Archive - Aug 2011 - Story
On the International Space Station Sunday night, the Dextre robotic manipulator system was put through its paces as flight controllers sent commands to set up the robot to replace a Remote Power Controller Module (RPCM) on the P1 truss. Dextre grabbed onto a new RPCM from the Cargo Transport Container (CTC) of spare parts mounted on a tool caddy on the robot and will install it on the P1 truss Monday night, replacing a faulty RPCM that will be placed back inside the CTC.
Topics in this report:
1. Upcoming School Contact
2. Successful Contact with Hochtaunusschule
3. AMSAT Covers ARISSat-1
4. EE Times - ARISSat Blog
1. Upcoming School Contact
The first human-like astronaut robot - Robonaut 2 or R2 - has awakened at the International Space Station - and already started tweeting.
"Those electrons feel GOOD! One small step for man, one giant leap for tinman kind," said the robot's first tweet.
R2 was brought to the ISS in February 2011 on board of space shuttle Discovery.
It has been designed to work alongside humans, helping them both inside and outside the station.
The ISS Progress 44 spacecraft and nearly 3 tons of supplies for the International Space Station were lost Wednesday when the launch vehicle experienced a failure during the climb to orbit.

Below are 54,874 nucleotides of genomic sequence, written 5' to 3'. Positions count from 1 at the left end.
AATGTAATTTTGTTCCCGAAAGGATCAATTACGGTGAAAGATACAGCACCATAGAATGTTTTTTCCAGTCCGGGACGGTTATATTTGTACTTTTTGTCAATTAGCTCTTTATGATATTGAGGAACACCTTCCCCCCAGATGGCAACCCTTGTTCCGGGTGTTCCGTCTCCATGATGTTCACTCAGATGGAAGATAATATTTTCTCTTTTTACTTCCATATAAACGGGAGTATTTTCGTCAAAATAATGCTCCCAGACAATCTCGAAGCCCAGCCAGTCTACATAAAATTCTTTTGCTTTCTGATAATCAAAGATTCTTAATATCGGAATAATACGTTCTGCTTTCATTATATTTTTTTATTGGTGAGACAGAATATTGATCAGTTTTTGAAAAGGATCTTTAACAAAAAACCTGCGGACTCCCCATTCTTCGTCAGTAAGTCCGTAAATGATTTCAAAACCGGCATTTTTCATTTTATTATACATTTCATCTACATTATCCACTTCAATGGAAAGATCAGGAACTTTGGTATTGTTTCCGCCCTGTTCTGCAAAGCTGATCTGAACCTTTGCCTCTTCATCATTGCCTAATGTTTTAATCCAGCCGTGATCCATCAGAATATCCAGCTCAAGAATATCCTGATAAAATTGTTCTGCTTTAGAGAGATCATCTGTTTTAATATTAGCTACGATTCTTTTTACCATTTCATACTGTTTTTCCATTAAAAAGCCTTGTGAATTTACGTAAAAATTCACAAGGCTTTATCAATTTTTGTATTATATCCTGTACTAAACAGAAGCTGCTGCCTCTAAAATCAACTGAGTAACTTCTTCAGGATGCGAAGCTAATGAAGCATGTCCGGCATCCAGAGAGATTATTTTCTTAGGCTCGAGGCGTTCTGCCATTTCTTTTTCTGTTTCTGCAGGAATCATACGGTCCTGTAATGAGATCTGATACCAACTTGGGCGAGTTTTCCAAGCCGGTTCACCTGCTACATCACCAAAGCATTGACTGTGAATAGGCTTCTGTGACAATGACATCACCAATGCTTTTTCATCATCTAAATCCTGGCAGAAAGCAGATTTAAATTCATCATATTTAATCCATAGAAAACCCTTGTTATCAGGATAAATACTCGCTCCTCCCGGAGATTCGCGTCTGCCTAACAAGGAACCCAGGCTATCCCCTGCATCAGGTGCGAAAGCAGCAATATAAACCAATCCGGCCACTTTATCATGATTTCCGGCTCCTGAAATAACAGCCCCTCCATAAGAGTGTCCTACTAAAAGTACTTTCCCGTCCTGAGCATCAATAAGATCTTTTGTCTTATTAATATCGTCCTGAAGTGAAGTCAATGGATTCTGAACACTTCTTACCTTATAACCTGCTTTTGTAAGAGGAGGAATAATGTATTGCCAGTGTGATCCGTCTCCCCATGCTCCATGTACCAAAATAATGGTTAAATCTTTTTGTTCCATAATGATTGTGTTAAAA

The launch took place as scheduled at 9 a.m. EDT Wednesday from Baikonur Cosmodrome (7 p.m. Baikonur time). However, Mission Control Moscow reported communication with the Progress 44 was lost 5 minutes, 50 seconds after its launch.
Mission Control Moscow reported that communication with the Progress 44 cargo craft was lost seconds after its launch at 9 a.m. EDT today. Preliminary data from the Russian Federal Space Agency indicated there was a problem with the propulsion system, and that the vehicle did not reach its desired orbit.
Just after 11 a.m., Mission Control Moscow radioed a report to the crew on board the station:
Mission Control Moscow reported an abnormal situation from the Progress 44 cargo craft that launched on time at 9 a.m. EDT today.
Progress 44 launched from the Baikonur Cosmodrome into a cloudless sky at 7 p.m. Kazakhstan time bound for the International Space Station and a docking on Friday. At the time of launch, the space station was flying 230 miles over Equatorial Guinea on the west coast of Africa. The spacecraft is carrying 2.9 tons of food, fuel and supplies for the space station.
The ISS Progress 43 cargo ship undocked from the aft port of the Zvezda service module Tuesday morning at 5:37 a.m. EDT as the International Space Station passed 230 statute miles over northern China and was commanded to a parking orbit a safe distance away from the station for engineering tests and scientific experiments. Progress 43 will be deorbited on September 1 to burn up in the atmosphere over the Pacific Ocean.
The Expedition 28 crew members living and working aboard the International Space Station closed out the week Friday by preparing the ISS Progress 43 cargo ship for its undocking and working on a variety of science experiments and maintenance tasks.